Compassion can be seen as Eastern Enlightenment in action. The term can also be used for ‘pity,’ which is very different, giving additional insight into Compassion.
Compassion with a capital C ― see Compassion, basically.
Pity can be excellent.
In that case, it resembles Compassion.
Being touched by suffering is human. Compassion is not meant to be super-human. An emotional pity can even accompany Compassion. They are not incompatible.
Pity without Compassion
This quickly turns into emotional contagion — see Landscape of Empathy. In that case, it can have the opposite effect from Compassion.
Out of such pity, one can, for instance, give a child the surface-level attention it doesn’t need or even loathes. The child may fare worse for it. Pitiful indeed.
Bringing Compassion to this brings depth, deep attention, and a different picture.
Compassion does not mean the absence of any kind of emotion.
In Buddhism, this is not always clear. One may find descriptions of the path to Enlightenment that specifically urge for dropping emotions in a ‘higher stage.’ Emotions are supposed to block the entrance to the so-called Nirvana (Buddhist kind of heaven).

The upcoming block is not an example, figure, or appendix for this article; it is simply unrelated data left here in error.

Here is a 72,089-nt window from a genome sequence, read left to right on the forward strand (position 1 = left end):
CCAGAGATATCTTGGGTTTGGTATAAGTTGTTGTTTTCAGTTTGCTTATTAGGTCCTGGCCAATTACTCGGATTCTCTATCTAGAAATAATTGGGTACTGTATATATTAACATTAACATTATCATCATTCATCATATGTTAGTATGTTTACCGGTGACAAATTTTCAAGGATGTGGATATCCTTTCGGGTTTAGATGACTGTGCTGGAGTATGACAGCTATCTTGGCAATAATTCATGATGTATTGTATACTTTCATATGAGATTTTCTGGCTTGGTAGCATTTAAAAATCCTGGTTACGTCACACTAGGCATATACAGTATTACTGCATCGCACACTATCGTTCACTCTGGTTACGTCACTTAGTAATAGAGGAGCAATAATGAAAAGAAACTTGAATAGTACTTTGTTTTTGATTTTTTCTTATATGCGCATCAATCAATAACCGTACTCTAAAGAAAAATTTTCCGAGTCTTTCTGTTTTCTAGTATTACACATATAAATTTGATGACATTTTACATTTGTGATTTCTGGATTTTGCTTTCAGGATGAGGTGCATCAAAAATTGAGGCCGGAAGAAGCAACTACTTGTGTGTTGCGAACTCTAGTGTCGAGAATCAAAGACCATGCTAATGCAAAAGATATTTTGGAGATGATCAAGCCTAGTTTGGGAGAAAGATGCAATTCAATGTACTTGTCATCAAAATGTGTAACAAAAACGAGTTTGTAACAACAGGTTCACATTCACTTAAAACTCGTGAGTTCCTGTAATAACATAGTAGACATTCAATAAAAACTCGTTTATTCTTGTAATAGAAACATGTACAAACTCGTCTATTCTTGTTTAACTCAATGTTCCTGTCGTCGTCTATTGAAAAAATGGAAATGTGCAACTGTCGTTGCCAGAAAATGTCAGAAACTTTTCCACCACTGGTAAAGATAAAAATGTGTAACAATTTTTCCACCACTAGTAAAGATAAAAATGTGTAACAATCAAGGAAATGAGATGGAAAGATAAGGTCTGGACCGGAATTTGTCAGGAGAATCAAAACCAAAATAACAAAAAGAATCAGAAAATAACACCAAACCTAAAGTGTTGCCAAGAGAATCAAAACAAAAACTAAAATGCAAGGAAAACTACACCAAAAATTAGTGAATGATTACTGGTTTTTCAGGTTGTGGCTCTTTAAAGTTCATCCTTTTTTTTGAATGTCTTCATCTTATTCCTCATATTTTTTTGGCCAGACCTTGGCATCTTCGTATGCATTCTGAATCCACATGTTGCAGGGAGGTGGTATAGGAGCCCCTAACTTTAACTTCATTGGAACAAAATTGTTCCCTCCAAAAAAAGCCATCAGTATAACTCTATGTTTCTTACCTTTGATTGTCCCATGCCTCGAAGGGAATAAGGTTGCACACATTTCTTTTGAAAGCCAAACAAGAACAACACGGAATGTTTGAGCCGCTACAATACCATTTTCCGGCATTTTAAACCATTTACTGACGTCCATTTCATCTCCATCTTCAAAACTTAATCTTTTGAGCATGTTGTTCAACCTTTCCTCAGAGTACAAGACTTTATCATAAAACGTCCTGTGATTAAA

If following that symbolism, I don’t think any emotion needs to be dropped. What needs to be carefully dropped is oneself — into the emotion — toward depth.
In more modern parlance, Compassion can be pretty emotional, but it doesn’t need to be. It’s nice when it is. Sometimes, not being very emotional can be more efficient. A hallmark of Enlightened Compassion is to have the choice, at least more than usual.
This choice is special.
Mere-ego may jump up now. Please put it to rest again. We’re not talking about its kind of choosing. Seen from the ego, it’s even rather a kind of being chosen.
Compassion gives a choice that more openly comes from the total person — this is, from where it always spontaneously comes from.
This way, emotions are doors toward Compassion.
But only if they are open in-depth. This is not only about pity but any emotion. Going through such a door is adventurous.
The adventure may be frightening. This is why, in Buddhism, a teacher is recommended on the Enlightenment path. Unforeseen challenges may be encountered with huge opportunities and some threats. One huge threat is related to the big mistake between mere-ego and total self.
Still, the adventure is worth it for oneself, others, and humanity’s sake.
Indeed, it deserves all the support one can get.